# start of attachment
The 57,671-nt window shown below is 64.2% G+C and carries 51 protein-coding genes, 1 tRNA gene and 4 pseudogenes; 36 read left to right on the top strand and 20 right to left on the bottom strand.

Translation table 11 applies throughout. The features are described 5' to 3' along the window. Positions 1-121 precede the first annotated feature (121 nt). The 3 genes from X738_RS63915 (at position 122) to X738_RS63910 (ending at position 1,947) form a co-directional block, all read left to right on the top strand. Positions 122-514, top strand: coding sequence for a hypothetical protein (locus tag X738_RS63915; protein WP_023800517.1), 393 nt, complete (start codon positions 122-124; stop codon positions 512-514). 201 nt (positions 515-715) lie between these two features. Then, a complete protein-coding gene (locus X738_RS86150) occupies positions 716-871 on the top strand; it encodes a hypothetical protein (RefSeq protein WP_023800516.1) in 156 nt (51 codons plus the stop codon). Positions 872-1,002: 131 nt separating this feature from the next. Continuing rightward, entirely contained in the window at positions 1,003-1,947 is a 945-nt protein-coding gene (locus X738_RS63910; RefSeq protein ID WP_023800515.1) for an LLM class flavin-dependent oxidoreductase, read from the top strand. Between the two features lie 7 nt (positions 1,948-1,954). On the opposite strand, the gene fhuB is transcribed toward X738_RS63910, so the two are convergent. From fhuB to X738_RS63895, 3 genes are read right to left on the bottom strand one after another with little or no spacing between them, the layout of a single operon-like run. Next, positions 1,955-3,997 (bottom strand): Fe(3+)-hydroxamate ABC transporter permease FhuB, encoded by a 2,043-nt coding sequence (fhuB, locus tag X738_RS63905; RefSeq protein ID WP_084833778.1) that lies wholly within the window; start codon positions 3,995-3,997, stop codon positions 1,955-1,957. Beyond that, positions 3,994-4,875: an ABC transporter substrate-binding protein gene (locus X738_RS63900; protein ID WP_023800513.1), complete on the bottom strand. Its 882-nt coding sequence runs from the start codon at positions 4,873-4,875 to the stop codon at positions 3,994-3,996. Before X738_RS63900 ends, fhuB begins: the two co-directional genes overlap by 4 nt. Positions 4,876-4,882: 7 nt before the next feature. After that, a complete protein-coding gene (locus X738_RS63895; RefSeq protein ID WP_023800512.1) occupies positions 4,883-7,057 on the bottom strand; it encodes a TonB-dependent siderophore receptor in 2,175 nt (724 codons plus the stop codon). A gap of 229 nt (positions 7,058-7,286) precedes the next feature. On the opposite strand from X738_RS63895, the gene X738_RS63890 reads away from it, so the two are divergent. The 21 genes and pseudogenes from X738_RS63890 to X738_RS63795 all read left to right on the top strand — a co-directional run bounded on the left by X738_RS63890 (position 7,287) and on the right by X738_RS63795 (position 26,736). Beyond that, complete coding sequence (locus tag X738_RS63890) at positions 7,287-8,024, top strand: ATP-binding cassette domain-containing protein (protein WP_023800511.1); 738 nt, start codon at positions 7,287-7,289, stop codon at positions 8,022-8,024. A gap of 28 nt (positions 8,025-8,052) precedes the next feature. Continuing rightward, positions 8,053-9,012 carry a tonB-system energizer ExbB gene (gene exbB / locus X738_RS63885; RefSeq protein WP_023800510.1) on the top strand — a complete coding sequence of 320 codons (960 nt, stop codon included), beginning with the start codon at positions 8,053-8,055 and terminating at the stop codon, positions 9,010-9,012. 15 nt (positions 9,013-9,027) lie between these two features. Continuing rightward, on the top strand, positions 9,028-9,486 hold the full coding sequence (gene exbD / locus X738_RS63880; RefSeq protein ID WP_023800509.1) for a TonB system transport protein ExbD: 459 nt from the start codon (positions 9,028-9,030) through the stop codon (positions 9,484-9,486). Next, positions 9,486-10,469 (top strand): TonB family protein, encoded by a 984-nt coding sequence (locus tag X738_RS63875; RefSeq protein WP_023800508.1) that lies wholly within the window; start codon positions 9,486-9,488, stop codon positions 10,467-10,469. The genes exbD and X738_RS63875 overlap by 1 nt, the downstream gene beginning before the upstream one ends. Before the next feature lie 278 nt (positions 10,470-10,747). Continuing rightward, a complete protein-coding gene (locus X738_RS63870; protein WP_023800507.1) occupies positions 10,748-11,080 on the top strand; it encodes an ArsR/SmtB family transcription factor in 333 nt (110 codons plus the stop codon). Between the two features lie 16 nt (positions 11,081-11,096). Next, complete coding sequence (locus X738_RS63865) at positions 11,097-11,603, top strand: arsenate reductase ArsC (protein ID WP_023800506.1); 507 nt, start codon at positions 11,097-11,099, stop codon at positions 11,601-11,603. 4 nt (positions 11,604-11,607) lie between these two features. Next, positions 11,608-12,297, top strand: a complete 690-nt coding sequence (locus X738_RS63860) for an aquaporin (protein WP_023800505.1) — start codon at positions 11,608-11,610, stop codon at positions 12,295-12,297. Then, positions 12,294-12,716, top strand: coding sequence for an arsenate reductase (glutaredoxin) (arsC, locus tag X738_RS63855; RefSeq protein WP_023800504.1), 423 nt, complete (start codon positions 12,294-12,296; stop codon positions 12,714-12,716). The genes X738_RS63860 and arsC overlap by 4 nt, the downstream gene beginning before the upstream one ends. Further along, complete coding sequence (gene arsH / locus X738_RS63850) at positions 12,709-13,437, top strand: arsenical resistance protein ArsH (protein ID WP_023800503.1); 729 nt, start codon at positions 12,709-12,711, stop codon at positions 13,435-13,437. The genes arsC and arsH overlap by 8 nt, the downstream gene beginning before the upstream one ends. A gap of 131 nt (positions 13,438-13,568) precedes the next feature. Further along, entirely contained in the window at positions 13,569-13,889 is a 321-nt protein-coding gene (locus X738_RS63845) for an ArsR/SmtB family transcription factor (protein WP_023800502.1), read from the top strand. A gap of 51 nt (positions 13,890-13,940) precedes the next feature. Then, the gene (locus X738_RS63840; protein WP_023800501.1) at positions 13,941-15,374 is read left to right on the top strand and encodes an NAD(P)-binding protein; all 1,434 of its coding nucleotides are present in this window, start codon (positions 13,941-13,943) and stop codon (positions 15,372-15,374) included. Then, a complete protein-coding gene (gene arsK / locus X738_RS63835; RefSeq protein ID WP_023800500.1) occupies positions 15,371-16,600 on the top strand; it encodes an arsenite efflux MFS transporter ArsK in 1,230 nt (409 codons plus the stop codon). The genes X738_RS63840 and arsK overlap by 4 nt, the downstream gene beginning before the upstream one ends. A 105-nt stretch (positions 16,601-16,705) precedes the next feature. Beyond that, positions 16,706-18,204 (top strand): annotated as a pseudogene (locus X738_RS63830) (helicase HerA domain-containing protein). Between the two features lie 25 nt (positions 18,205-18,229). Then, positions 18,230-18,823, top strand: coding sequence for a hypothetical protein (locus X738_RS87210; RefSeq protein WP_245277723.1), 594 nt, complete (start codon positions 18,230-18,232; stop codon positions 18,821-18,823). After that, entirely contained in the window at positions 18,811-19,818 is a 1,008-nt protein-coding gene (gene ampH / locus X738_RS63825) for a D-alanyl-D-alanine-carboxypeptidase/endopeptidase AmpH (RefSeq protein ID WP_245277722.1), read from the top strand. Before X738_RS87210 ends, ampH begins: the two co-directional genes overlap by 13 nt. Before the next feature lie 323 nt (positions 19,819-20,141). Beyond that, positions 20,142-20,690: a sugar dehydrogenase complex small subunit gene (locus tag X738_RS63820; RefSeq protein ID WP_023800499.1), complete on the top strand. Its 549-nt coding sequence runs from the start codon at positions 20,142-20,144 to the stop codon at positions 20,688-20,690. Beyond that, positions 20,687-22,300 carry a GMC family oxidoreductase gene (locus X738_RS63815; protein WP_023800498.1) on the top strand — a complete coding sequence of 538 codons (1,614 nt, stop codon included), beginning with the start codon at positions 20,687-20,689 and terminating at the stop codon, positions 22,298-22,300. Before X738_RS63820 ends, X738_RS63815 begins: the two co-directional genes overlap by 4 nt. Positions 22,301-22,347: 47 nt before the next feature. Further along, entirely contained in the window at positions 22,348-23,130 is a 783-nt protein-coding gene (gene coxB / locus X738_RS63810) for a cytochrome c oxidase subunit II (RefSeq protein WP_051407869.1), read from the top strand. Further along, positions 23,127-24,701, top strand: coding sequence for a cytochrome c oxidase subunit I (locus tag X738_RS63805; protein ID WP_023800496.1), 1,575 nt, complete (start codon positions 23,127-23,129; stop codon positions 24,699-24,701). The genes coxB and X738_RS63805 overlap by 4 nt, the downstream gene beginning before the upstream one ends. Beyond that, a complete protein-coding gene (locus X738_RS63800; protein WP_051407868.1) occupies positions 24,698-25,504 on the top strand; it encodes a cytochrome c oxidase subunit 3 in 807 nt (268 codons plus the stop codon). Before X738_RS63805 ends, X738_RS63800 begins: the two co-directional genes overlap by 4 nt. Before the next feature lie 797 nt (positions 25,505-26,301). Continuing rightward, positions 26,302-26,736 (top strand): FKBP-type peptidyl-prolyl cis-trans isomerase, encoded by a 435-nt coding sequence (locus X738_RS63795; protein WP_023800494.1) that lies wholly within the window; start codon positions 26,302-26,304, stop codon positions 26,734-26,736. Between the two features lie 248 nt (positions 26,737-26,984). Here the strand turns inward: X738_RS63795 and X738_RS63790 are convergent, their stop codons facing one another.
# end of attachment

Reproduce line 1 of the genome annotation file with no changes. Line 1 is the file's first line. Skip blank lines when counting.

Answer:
The 57,671-nt window shown below is 64.2% G+C and carries 51 protein-coding genes, 1 tRNA gene and 4 pseudogenes; 36 read left to right on the top strand and 20 right to left on the bottom strand.